Which brings me to Mary Wagner, who has become something of a heroine to many in the pro-life movement. The 40-year-old has been arrested yet again for entering an abortion clinic to ask the patients, quietly and of course non-violently, if they want any information about alternatives to abortion. She also hands them roses or small ornaments and she prays.
Hardly a terrible crime but it is still a crime. Her presence is not wanted by the owners of the clinic. They claim she causes a disruption and makes the women in the waiting room feel uncomfortable and distressed. I fully understand the gripping juxtaposition — feelings of distress compared to aborting babies — but in that Wagner surely enters the clinic with the sole purpose of being arrested I am not sure why her supporters become so angry when it happens. There is certainly a heavy dose of contrived disingenuousness in all this.
She is then announced as a prisoner of conscience but this is a misnomer. Prisoners of conscience are generally people who are persecuted and incarcerated for their opinions rather than their actions. While one might support what Wagner does, her arrests are a direct consequence of her actions and her actions are illegal. Turkey, for example, arrests journalists on a regular basis because of what they have said or written; Catholic states once imprisoned or even killed people for their opinions. These were prisoners of conscience.
The law may be wrong but surely the solution is to change rather than break it. The police or the courts cannot suddenly declare that the law doesn’t matter and in spite of what some people might think, officers and judges are invariably simply doing their job. Canada is a democracy with a respect for the separation of powers and the rule of law and a country in which minority views are respected and laws can certainly be reformed. It is certainly not, as some of Wagner’s supporters have claimed, a fascist state that oppresses pro-lifers.
I also have to ask — and do so with the utmost respect — what the motivation for all this actually is? The abortion laws will not be changed by Mary Wagner’s actions, the culture around abortion will not be diminished, public opinion will not be convinced and activated and there is a very real danger that such activities will further marginalize the pro-life cause from mainstream Canada. I know she claims that clinic patients have changed their minds and fellow prisoners have been converted to the pro-life cause, but the cynical journalist in me wonders if this is absolutely true.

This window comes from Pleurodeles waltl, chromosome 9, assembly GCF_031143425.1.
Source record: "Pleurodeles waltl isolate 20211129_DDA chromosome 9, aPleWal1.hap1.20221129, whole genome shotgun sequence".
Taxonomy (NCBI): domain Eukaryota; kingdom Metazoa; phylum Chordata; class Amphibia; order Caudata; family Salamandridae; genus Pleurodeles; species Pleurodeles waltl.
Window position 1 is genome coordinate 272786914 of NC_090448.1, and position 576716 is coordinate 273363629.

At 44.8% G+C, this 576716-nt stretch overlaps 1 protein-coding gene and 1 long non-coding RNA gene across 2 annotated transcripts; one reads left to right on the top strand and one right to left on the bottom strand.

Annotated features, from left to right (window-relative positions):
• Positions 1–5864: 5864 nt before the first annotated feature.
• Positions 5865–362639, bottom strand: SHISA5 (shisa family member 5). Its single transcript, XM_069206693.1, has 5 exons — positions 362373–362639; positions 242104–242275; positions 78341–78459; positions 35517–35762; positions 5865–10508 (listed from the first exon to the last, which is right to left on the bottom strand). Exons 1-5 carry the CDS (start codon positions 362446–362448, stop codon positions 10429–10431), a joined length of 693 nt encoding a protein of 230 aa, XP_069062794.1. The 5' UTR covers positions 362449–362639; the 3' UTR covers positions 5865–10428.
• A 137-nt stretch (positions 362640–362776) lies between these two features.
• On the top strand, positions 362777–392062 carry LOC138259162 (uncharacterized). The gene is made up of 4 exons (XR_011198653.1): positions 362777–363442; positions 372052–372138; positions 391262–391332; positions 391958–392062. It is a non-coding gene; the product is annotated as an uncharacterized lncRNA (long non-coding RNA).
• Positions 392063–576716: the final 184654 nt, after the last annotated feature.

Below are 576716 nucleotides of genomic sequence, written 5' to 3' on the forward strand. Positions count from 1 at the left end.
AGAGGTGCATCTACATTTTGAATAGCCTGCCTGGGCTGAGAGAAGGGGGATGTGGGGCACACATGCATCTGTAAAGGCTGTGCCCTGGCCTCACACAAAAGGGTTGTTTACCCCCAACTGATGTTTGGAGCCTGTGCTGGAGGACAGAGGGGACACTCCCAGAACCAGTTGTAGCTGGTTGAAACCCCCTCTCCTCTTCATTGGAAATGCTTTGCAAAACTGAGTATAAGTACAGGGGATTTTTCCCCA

Could there be something personal, even needy, about all this? I know Mary Wagner’s supporters will react strongly to what I have said and I have already been rudely condemned for gently questioning her stance on my television show, but the question has to be asked: is this about the unborn or about Mary Wagner?
Spending so long in prison cannot be enjoyable but it might be fulfilling. There are many wrongly arrested and convicted people, especially young people from poor and minority backgrounds, who would dearly love a support campaign around them. Alas, it doesn’t happen. It could also be argued that raising a family, paying bills, sacrificing for one’s children, working long hours is far more pro-life and far more difficult than developing a fairly comfortable aura of martyrdom and abandoning responsibilities while in prison.
So, I have said the unforgivable, uttered the unpardonable, asked questions about a profoundly important issue with no easy answers or facile solutions. Not all supporters of abortion are bad, not all opponents of abortion are good and, as important as it may be, abortion is not the only issue that should concern Catholics. Martin Luther King and Dietrich Bonhoeffer had no choice Mary, but you do. The world is not such a dark place; after all, it’s God’s creation.
(Coren’s new book is Hatred: Islam’s War on Christianity. His web site is www.michaelcoren.com.)